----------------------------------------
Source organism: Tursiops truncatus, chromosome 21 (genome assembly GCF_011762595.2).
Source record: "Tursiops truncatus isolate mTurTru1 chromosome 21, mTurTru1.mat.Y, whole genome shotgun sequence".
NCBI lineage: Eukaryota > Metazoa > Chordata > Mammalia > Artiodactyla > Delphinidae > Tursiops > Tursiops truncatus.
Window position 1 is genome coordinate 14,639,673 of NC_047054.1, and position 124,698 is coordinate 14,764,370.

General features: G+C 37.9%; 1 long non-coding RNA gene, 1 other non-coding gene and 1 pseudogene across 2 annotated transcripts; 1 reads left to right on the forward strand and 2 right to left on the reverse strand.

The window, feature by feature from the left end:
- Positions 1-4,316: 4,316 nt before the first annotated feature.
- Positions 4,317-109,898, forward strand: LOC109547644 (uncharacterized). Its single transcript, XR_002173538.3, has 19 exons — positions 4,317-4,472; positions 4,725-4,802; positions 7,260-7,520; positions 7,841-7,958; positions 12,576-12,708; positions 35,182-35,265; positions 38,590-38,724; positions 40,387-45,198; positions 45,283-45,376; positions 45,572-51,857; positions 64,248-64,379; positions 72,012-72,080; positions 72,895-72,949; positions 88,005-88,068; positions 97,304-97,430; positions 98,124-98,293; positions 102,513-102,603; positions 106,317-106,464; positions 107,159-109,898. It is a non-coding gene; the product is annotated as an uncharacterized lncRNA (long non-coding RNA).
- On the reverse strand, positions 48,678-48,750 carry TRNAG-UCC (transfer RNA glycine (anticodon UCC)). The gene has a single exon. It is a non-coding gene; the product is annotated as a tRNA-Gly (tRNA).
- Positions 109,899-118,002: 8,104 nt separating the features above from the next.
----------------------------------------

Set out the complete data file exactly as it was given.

Source organism: Tursiops truncatus, chromosome 21 (genome assembly GCF_011762595.2).
Source record: "Tursiops truncatus isolate mTurTru1 chromosome 21, mTurTru1.mat.Y, whole genome shotgun sequence".
NCBI lineage: Eukaryota > Metazoa > Chordata > Mammalia > Artiodactyla > Delphinidae > Tursiops > Tursiops truncatus.
Window position 1 is genome coordinate 14,639,673 of NC_047054.1, and position 124,698 is coordinate 14,764,370.

General features: G+C 37.9%; 1 long non-coding RNA gene, 1 other non-coding gene and 1 pseudogene across 2 annotated transcripts; 1 reads left to right on the forward strand and 2 right to left on the reverse strand.

The window, feature by feature from the left end:
- Positions 1-4,316: 4,316 nt before the first annotated feature.
- Positions 4,317-109,898, forward strand: LOC109547644 (uncharacterized). Its single transcript, XR_002173538.3, has 19 exons — positions 4,317-4,472; positions 4,725-4,802; positions 7,260-7,520; positions 7,841-7,958; positions 12,576-12,708; positions 35,182-35,265; positions 38,590-38,724; positions 40,387-45,198; positions 45,283-45,376; positions 45,572-51,857; positions 64,248-64,379; positions 72,012-72,080; positions 72,895-72,949; positions 88,005-88,068; positions 97,304-97,430; positions 98,124-98,293; positions 102,513-102,603; positions 106,317-106,464; positions 107,159-109,898. It is a non-coding gene; the product is annotated as an uncharacterized lncRNA (long non-coding RNA).
- On the reverse strand, positions 48,678-48,750 carry TRNAG-UCC (transfer RNA glycine (anticodon UCC)). The gene has a single exon. It is a non-coding gene; the product is annotated as a tRNA-Gly (tRNA).
- Positions 109,899-118,002: 8,104 nt separating the features above from the next.